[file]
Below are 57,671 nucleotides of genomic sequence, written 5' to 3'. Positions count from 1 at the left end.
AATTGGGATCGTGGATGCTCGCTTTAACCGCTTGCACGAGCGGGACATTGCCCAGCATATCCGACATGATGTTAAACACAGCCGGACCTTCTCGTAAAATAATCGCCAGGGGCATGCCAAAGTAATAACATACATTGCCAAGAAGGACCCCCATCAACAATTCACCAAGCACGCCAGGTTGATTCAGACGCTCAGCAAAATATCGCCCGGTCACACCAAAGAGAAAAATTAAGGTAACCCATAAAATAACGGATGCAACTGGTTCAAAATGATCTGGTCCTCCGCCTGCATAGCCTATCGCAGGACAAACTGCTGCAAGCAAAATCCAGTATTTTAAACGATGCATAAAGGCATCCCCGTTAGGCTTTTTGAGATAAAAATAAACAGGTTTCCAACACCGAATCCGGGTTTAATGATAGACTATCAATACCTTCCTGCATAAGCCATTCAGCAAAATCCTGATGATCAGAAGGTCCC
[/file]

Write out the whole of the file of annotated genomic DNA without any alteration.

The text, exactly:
Below are 57,671 nucleotides of genomic sequence, written 5' to 3'. Positions count from 1 at the left end.
AATTGGGATCGTGGATGCTCGCTTTAACCGCTTGCACGAGCGGGACATTGCCCAGCATATCCGACATGATGTTAAACACAGCCGGACCTTCTCGTAAAATAATCGCCAGGGGCATGCCAAAGTAATAACATACATTGCCAAGAAGGACCCCCATCAACAATTCACCAAGCACGCCAGGTTGATTCAGACGCTCAGCAAAATATCGCCCGGTCACACCAAAGAGAAAAATTAAGGTAACCCATAAAATAACGGATGCAACTGGTTCAAAATGATCTGGTCCTCCGCCTGCATAGCCTATCGCAGGACAAACTGCTGCAAGCAAAATCCAGTATTTTAAACGATGCATAAAGGCATCCCCGTTAGGCTTTTTGAGATAAAAATAAACAGGTTTCCAACACCGAATCCGGGTTTAATGATAGACTATCAATACCTTCCTGCATAAGCCATTCAGCAAAATCCTGATGATCAGAAGGTCCC